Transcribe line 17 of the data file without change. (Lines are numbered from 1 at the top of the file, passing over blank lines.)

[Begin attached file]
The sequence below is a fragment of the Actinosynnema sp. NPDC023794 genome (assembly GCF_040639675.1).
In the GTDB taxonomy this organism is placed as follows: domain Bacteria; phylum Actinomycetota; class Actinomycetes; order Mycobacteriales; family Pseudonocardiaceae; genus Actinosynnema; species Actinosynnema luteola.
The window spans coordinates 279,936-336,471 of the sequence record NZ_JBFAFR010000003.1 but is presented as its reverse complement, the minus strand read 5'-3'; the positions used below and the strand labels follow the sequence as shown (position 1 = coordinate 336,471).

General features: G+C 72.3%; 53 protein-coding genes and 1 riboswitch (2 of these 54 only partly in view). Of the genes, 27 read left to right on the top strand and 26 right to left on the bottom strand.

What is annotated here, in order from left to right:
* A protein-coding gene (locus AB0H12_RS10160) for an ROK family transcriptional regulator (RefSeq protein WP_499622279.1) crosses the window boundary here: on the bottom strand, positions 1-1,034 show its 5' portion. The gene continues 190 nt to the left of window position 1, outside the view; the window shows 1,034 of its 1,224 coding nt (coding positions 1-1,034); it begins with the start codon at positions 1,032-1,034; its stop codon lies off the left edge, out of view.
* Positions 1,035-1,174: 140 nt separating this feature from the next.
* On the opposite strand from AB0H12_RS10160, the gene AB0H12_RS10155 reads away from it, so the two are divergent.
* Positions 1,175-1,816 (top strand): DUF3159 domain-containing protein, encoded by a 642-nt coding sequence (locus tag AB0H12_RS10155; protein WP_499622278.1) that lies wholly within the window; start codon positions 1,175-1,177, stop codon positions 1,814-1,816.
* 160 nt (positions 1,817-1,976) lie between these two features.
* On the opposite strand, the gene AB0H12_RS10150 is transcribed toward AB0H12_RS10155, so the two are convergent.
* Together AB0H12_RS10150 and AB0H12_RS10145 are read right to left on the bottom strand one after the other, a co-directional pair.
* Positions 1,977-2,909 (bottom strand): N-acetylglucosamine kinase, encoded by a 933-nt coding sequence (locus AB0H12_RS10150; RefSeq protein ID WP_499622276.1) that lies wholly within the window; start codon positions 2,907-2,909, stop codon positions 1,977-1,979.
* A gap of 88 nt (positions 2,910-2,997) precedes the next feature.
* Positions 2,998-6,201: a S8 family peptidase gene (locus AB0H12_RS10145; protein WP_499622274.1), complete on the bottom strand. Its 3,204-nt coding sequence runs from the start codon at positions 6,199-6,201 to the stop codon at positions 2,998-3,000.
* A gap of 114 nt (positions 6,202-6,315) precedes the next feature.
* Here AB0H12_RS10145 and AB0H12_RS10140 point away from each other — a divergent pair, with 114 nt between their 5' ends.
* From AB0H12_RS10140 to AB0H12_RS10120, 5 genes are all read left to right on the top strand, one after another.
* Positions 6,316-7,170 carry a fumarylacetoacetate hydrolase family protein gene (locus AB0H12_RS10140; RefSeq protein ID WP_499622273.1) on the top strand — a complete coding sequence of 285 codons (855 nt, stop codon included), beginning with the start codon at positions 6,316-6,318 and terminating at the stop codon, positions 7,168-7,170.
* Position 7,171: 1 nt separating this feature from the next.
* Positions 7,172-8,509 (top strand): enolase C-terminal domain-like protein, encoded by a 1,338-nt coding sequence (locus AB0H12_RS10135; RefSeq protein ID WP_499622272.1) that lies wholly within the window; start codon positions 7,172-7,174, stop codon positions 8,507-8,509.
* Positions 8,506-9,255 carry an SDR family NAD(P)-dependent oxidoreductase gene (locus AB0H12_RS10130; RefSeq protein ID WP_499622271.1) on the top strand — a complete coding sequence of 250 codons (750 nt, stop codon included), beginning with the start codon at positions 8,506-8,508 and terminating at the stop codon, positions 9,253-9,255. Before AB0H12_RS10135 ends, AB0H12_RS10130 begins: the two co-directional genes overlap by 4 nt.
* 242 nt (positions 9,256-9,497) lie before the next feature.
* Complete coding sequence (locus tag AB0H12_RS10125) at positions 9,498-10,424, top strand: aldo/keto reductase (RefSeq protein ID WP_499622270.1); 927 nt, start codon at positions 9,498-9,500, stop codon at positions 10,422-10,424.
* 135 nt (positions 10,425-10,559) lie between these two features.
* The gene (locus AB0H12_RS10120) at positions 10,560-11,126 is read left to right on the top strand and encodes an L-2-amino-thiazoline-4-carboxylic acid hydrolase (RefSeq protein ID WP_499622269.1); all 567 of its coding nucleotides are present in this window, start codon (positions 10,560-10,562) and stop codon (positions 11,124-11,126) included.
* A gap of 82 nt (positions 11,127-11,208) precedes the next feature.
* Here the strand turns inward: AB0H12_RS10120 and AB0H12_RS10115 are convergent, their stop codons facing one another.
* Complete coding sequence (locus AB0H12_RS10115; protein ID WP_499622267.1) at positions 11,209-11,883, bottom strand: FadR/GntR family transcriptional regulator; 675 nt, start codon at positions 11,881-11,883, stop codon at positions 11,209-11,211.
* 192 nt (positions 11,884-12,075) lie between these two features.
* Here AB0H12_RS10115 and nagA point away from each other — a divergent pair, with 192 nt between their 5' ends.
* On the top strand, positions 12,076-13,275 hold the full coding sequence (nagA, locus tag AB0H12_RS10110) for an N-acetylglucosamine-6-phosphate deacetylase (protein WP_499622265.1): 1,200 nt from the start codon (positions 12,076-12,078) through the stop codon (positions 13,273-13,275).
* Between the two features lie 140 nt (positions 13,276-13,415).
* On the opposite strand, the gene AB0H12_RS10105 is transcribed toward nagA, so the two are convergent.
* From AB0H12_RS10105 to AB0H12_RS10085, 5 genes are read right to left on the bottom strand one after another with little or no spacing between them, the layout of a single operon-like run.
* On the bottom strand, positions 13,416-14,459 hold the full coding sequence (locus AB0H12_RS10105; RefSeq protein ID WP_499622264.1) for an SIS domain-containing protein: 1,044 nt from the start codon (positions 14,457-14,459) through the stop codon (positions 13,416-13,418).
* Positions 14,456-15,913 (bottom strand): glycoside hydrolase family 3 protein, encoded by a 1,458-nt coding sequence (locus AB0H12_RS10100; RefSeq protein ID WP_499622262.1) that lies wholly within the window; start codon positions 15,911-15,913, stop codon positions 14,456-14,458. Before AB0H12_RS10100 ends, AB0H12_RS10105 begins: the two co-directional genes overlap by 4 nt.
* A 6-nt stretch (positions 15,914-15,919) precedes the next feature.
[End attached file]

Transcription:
* Here AB0H12_RS10145 and AB0H12_RS10140 point away from each other — a divergent pair, with 114 nt between their 5' ends.